Whether it’s your favorite watering hole, lunch spot, or even the 2013 Super Bowl, chances are you’ve come across Ashlee Arceneaux’s chalkboard art company, SmallChalk. With a client roster as diverse as ESPN to Dat Dog, Ashlee’s work has a vintage letterpress look that’s distinct yet always caters to her client’s tastes.
Starting entirely by word of mouth, her first official job was four years ago at the now defunct Huevos Restaurant. Having covered an entire wall with chalkboard paint, the owner asked her to sketch out the menu. From there, “People would come in and ask who did the menu.”
While studying advertising at LSU, Arceneaux worked at a slew of restaurants, which helped inform her of what works best for her clients. “I’ve just always kind of done art. I worked at a ton of restaurants throughout college and always did chalkboards.” When asked if she gravitates towards restaurants, Arceneaux is quick to respond. “It feels natural; I love food. I love to learn about a new restaurant in town and meet the chefs and the staff. I love food culture. It’s a great thing to do art in a restaurant.”
Arceneaux currently splits her 60-hour work week between freelance clients and Whole Foods, where she works as their store artist. “Whole Foods is a great company to work for.” Wanting to create a more established business for her side jobs, she obtained an LLC and started operating under the name SmallChalk just over a year ago. Business shows no sign of slowing down. “In the design community in general, chalk is really big. It’s bringing back the old hand (drawing) look. In New Orleans especially, people want chalk because their menu changes. Especially with seasonal menus, people don’t want to spend all this money on signs if the menu is going to change. Also, people generally enjoy the look of handwriting as long as it’s legible.”
While her primary focus is restaurants and coffeeshops, Arceneaux enjoys taking on a variety of projects. “I did a kids’ birthday party with sidewalk chalk, which is really cool, because you don’t really know what you’re going to work on. And I do like the aspect of showing up, doing a job for a couple of hours and it’s this cool thing.” Arceneaux was also tapped to create a set of score cards for Super Bowl XLVII, as well as being hired by M&Ms brand for a major Super Bowl event at the Foundry. She’s also started to branch out and do weddings, which gives her a chance to practice new letter forms and explore more feminine styles.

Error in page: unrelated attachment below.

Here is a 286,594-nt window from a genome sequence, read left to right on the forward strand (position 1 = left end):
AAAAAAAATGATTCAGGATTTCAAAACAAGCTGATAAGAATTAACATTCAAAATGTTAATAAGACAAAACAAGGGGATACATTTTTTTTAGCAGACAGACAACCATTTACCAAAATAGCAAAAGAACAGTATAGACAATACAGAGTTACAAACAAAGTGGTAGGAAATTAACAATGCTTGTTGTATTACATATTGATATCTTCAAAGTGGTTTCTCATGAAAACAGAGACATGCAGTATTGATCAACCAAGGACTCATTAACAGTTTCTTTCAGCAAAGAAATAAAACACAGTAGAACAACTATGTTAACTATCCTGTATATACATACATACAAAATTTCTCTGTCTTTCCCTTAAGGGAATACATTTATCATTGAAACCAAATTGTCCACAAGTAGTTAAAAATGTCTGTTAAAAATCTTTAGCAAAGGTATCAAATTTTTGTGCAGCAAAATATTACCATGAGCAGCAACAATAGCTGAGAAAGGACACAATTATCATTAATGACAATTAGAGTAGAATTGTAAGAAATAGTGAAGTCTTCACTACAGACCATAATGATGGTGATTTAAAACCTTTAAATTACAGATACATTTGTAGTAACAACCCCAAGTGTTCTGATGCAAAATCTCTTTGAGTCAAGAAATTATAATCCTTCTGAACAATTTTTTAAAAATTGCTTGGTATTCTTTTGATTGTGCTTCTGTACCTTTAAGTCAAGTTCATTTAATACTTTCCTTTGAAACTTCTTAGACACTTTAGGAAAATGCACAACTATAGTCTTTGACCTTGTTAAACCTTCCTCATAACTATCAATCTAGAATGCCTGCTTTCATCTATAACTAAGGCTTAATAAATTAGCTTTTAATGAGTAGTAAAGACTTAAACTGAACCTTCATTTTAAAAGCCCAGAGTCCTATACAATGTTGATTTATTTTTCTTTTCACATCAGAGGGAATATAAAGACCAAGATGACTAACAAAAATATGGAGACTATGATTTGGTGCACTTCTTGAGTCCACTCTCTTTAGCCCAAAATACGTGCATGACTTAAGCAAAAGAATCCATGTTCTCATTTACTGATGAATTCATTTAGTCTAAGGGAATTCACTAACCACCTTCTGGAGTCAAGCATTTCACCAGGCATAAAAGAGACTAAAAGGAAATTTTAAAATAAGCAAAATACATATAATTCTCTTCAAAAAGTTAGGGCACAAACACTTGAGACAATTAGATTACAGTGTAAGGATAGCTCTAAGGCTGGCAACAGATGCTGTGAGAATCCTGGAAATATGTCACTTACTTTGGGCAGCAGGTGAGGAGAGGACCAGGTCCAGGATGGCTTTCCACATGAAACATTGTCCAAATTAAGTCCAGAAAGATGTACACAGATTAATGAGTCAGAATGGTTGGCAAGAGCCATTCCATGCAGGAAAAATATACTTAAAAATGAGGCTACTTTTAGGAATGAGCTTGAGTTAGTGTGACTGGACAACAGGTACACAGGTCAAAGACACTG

Even though her preferred medium is the stuff used for hopscotch, “At this point in my business, I can use quite a few mediums but it still looks like chalk.” Liquid chalk in the form of a chalk marker also frequents her work, depending on the sign placement and client’s preferences. “I like chalk because I like to control things. Holding on to a piece of chalk, I can really do what I want to do versus a brush. It’s super editable. I can do a thing and erase it, do a thing and erase it.”
Maintenance on her work is “completely up to the client.” The pastels that she uses are highly pigmented, and some of her work has lasted up to two years without touch-ups. However, clients inevitably change their menus or contract her for new projects. “Dat Dog has used me since day one and now they tell me, ‘We can’t imagine our stores without you.’”
And there’s good reason for that. Arceneaux takes pride in accommodating her clients. “When I go to a place, I try really hard to feel the vibe, look around at the colors, the food, meet the owner, take that all in and decide how I want to portray it. I try really hard to capture the spirit of the place (with the signage) while keeping my style in it.”
While many people with home offices aspire to having a storefront, Arceneaux values the flexibility of working on-site or from her home studio space, as it is more accommodating to her lifestyle. “I used to think I’d like to have an actual shop, but the more I think about it, I’d just like to work out of my house, have my little studio space. And I do a lot of things on-site.”
Since her passion has developed into a full blown business, Arceneaux looks for other outlets as a way to unwind. “Now that my hobby is my full-time (job), I need to get another hobby. I like to travel; I kind of dabble in playing music. I like to ride my bike. I always go to the same places. I really like New York. San Francisco. They’re total artist cities; every building has a mural painted on it. I feel really inspired every time I go.” Still, her clients are her first priority. “There are a lot of talented artists in this city, and I don’t take my relationships (with my clients) for granted.”